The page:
Improving Efficiency with Equipment

A large-feed hopper feeds batch directly into the extrusion screw.

During tough times, gaining efficiencies is key for manufacturers; unfortunately, efficiency is sometimes achieved through cutbacks. Although not optimal, cuts force an organization to analyze, re-evaluate and take prudent action. Eventually, these efficiencies make the company stronger, affording growth, prosperity, stability and security.

Even in a good economy, efficient operations are not only practical but advantageous; both the manufacturer and the equipment supplier benefit. Automation is the predominant means of increasing efficiency, and can even create new jobs within an organization.

Consider, for example, a butyl tapes manufacturer. This manufacturer has four lines, each of which has one extruder with a die head to produce eight strips; a take-up conveyor; a winding mechanism; and packaging. One extruder operator and two downstream operators work each line. Feeding these lines requires two mixers, each with two operators. When mixing is complete, the workers dump the batch onto a talc-coated floor, carve it into chunks (while coating it with talc), and stack the chunks onto a rack. A forklift driver takes the rack to the line, where the extruder operator feeds one or two chunks at a time while monitoring the die to ensure that all tapes are running true and within specifications.

In a typical eight-hour day, these 17 employees can produce approximately 24,000 lbs. of tape. Assuming an average wage of $8/hour, labor costs $1,088/day. This translates to 0.045¢/lb - a negligible amount until annual shipments of over six million pounds are factored in, which add up to 6,240,000 lbs./year.

Replacing the extruders with a type that takes product right from the mixer (see photo) would potentially eliminate the need for two mixer and two extruder operators. What's more, labor costs would be reduced: 13 employees making $8/hour translates to 0.035¢/lb. What’s more, the increase in throughput achieved through improved machine design, as well as incorporation of a die that produces 12 strips, generates another significant labor cost savings: 13 employees producing 36,000 lbs./day at .023¢/lb., yielding 9,360,000 lbs./year.

Roughly calculated, this means a four-year return on investment. If employee benefits, work-related injuries, energy savings, etc., are all factored in, the return is even greater.

A large-feed hopper all but eliminates the possibility of a hopper running empty, as a single load can be as much as 3,000 lbs. In addition, the equipment avoids time-consuming tasks such as stopping and starting, realigning tape with paper, and reloading the conveyor.

Other efficiencies gained in this process include continuity of size and viscosity. Tape is held to more precise tolerances with improved screw and die design, and through more extensive and effective temperature control. Thus, the line runs more independently and allows time for the operator to monitor - rather than adjust - the equipment.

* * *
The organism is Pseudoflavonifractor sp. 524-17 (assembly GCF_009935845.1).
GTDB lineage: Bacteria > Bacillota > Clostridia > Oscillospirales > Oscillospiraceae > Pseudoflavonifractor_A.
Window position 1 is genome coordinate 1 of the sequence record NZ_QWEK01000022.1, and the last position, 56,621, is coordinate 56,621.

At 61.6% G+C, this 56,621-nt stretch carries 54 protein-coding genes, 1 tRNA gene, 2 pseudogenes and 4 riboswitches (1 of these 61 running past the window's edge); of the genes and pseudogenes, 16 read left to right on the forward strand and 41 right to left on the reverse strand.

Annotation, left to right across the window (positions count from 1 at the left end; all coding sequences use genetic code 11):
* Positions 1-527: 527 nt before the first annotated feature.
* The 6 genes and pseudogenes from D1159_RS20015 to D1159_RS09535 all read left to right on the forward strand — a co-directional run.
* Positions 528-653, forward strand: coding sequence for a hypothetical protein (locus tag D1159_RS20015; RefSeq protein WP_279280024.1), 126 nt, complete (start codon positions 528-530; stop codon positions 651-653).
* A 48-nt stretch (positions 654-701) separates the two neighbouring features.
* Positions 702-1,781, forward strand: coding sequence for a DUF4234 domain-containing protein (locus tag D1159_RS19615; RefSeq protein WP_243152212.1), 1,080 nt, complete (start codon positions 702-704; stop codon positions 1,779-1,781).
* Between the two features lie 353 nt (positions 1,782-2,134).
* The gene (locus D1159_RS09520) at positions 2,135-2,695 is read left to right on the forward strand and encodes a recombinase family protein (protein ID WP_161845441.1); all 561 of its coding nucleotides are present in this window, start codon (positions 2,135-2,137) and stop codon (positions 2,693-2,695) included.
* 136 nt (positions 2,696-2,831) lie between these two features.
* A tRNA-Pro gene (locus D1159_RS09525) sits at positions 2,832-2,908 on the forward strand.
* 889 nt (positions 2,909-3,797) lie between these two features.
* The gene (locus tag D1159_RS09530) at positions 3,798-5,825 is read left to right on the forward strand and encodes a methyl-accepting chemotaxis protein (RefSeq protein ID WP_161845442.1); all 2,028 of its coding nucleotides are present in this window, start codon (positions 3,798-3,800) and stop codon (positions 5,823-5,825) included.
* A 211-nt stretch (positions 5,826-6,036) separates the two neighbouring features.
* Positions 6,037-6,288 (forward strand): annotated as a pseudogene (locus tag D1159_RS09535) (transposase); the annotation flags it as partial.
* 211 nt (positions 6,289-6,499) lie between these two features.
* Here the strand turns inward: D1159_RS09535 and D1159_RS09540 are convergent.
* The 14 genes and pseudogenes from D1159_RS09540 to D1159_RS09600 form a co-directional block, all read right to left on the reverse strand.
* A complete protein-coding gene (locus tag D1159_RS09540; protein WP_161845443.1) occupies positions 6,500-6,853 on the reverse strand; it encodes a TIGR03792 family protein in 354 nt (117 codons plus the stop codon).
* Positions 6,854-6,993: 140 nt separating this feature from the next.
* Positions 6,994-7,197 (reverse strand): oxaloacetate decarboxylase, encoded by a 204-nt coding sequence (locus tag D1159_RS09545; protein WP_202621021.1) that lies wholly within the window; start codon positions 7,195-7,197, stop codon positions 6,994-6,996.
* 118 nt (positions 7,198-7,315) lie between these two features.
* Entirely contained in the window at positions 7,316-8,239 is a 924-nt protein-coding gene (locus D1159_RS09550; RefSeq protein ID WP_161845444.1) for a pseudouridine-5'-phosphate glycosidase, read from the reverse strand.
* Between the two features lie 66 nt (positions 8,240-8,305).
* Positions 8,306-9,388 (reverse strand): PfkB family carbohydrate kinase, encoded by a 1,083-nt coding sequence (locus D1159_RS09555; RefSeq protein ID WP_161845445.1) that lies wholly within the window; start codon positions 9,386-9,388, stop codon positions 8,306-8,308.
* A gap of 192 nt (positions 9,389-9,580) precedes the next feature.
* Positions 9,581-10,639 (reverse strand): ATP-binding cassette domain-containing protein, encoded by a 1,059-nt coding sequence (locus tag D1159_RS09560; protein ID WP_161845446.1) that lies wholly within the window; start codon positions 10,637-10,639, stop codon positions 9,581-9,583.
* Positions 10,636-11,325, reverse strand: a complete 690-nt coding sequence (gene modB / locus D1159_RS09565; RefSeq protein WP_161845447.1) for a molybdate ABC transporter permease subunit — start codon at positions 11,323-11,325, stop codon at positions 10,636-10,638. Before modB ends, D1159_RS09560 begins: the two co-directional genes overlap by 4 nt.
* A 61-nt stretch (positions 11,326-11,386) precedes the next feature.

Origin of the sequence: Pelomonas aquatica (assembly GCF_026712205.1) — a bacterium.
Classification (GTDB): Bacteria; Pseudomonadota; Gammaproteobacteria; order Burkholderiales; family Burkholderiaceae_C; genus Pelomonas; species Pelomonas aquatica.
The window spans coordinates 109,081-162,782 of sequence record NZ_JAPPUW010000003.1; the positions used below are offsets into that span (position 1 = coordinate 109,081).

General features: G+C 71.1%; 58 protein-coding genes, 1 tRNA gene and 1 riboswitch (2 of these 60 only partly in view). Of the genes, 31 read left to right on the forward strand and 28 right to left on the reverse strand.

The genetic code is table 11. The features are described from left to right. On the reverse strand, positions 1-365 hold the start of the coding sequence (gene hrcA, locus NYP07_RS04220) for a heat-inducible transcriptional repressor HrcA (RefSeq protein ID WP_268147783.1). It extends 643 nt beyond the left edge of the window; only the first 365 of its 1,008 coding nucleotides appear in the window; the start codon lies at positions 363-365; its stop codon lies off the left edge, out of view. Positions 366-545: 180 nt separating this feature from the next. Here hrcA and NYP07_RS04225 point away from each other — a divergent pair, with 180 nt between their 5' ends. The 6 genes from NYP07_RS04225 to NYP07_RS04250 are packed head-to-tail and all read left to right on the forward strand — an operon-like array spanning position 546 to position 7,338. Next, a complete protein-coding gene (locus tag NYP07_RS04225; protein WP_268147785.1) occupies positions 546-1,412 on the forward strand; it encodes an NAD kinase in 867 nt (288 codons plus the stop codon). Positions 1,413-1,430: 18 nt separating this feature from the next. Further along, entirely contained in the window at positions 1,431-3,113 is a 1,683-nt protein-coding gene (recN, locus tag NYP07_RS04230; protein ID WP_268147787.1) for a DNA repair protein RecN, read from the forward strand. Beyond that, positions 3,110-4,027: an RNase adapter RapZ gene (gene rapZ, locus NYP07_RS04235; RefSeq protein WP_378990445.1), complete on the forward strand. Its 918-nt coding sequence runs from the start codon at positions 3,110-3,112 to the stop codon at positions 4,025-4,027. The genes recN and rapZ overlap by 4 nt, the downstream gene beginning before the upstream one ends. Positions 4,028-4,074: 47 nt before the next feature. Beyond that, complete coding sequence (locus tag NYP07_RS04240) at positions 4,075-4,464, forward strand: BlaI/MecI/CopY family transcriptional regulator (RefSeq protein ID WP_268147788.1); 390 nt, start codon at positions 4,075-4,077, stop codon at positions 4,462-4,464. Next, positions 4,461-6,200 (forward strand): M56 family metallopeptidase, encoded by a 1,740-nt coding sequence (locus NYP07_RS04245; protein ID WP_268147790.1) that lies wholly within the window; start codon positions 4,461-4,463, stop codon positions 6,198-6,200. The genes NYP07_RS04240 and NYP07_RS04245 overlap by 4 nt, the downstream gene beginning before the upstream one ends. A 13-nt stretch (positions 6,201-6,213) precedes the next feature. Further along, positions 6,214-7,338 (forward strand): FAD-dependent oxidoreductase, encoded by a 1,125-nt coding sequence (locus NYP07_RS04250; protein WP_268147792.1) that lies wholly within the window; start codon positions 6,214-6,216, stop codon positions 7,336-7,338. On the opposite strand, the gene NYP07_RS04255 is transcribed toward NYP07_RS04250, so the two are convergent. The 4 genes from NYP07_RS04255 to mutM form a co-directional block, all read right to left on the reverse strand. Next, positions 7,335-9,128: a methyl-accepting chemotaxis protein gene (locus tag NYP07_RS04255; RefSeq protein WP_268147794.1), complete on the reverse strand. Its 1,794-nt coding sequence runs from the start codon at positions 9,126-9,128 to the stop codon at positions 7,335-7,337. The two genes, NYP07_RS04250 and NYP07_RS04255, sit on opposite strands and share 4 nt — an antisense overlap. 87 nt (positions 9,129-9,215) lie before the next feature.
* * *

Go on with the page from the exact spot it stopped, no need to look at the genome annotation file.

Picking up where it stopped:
Electronic technology enables myriad process control and data collection options. Examine what’s available and how it can assist in maintaining your degree of quality, and make sure it is within the limits of your intended staff.

Greater automation can also be achieved on the downstream side of the line; conveying and wind-up equipment is available that, in conjunction with electronics, may require only one operator.

Again, the end result is higher productivity and lower cost, a combination that provides a competitive edge in the marketplace. As market share increases, employees that have been displaced by the implementation of new technology and machinery can be reassigned to other key roles - possibly new lines installed to keep up with this newfound success.

For more information on equipment, visit


Did you enjoy this article? Click here to subscribe to Adhesives & Sealants Industry Magazine.

You must login or register in order to post a comment.



Image Galleries

ASI April 2014 Photo Gallery

Our April 2014 issue is now available!


ExxonMobil Tackifier Expansion

Dwight Tozer, vice president of ExxonMobil’s Adhesion Industry business, discusses the company’s latest tackifier expansion project with Editor-in-Chief Susan Sutton.

More Podcasts

Adhesives & Sealants Industry Magazine

ASI April 2015 cover

2015 April

Our April issue includes previews of the ASC Spring Convention and Expo and the European Coatings Congress and Show, as well as articles detailing end-use applications in transportation, raw materials and equipment. Check it out today!

Table Of Contents Subscribe

Better Jobs

Is the economy prompting you to consider leaving your job for a better one?
View Results Poll Archive


Handbook of Sealant Technology

The Handbook of Sealant Technology provides an in-depth examination of sealants, reviewing their historical developments and fundamentals, adhesion theories and properties, and today’s wide range of applications.

More Products

ASI 2014 Buyers GuideASI's Buyers' Guide

Annual purchasing resource for equipment used in the manufacture/formulation of adhesives, sealants, pressure sensitives, tapes and labels and for application of finished adhesives. 


facebook_40px twitter_40  youtube_40pxlinkedin_40 google+ icon ASI 30px

Clear Seas Research

With access to over one million professionals and more than 60 industry-specific publications, Clear Seas Research offers relevant insights from those who know your industry best. Let us customize a market research solution that exceeds your marketing goals.